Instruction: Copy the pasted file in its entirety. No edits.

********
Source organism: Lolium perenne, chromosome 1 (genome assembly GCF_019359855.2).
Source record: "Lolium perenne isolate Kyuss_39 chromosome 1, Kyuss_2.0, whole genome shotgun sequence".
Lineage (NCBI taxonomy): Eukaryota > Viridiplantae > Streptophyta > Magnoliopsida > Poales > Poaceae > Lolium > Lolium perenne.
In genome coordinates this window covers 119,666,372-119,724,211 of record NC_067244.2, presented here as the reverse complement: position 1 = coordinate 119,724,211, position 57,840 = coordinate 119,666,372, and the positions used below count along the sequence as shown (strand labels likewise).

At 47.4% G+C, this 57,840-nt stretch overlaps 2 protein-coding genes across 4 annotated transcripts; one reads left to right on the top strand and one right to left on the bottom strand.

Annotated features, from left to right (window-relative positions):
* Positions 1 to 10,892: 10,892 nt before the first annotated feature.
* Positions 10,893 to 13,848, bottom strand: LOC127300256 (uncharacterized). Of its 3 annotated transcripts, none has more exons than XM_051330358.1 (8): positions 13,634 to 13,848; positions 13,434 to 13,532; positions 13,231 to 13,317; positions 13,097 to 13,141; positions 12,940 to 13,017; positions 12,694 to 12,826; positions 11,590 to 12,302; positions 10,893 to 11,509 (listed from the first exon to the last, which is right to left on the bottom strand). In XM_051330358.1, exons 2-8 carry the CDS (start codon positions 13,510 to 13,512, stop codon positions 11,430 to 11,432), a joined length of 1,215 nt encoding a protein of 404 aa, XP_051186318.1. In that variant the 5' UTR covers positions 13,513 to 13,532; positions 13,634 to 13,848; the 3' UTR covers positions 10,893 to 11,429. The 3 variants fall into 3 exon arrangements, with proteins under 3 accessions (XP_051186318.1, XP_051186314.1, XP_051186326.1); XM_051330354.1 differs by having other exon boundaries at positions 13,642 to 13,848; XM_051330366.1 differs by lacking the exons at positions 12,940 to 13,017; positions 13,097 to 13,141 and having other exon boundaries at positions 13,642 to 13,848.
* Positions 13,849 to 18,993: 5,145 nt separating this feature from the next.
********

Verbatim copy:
Source organism: Lolium perenne, chromosome 1 (genome assembly GCF_019359855.2).
Source record: "Lolium perenne isolate Kyuss_39 chromosome 1, Kyuss_2.0, whole genome shotgun sequence".
Lineage (NCBI taxonomy): Eukaryota > Viridiplantae > Streptophyta > Magnoliopsida > Poales > Poaceae > Lolium > Lolium perenne.
In genome coordinates this window covers 119,666,372-119,724,211 of record NC_067244.2, presented here as the reverse complement: position 1 = coordinate 119,724,211, position 57,840 = coordinate 119,666,372, and the positions used below count along the sequence as shown (strand labels likewise).

At 47.4% G+C, this 57,840-nt stretch overlaps 2 protein-coding genes across 4 annotated transcripts; one reads left to right on the top strand and one right to left on the bottom strand.

Annotated features, from left to right (window-relative positions):
* Positions 1 to 10,892: 10,892 nt before the first annotated feature.
* Positions 10,893 to 13,848, bottom strand: LOC127300256 (uncharacterized). Of its 3 annotated transcripts, none has more exons than XM_051330358.1 (8): positions 13,634 to 13,848; positions 13,434 to 13,532; positions 13,231 to 13,317; positions 13,097 to 13,141; positions 12,940 to 13,017; positions 12,694 to 12,826; positions 11,590 to 12,302; positions 10,893 to 11,509 (listed from the first exon to the last, which is right to left on the bottom strand). In XM_051330358.1, exons 2-8 carry the CDS (start codon positions 13,510 to 13,512, stop codon positions 11,430 to 11,432), a joined length of 1,215 nt encoding a protein of 404 aa, XP_051186318.1. In that variant the 5' UTR covers positions 13,513 to 13,532; positions 13,634 to 13,848; the 3' UTR covers positions 10,893 to 11,429. The 3 variants fall into 3 exon arrangements, with proteins under 3 accessions (XP_051186318.1, XP_051186314.1, XP_051186326.1); XM_051330354.1 differs by having other exon boundaries at positions 13,642 to 13,848; XM_051330366.1 differs by lacking the exons at positions 12,940 to 13,017; positions 13,097 to 13,141 and having other exon boundaries at positions 13,642 to 13,848.
* Positions 13,849 to 18,993: 5,145 nt separating this feature from the next.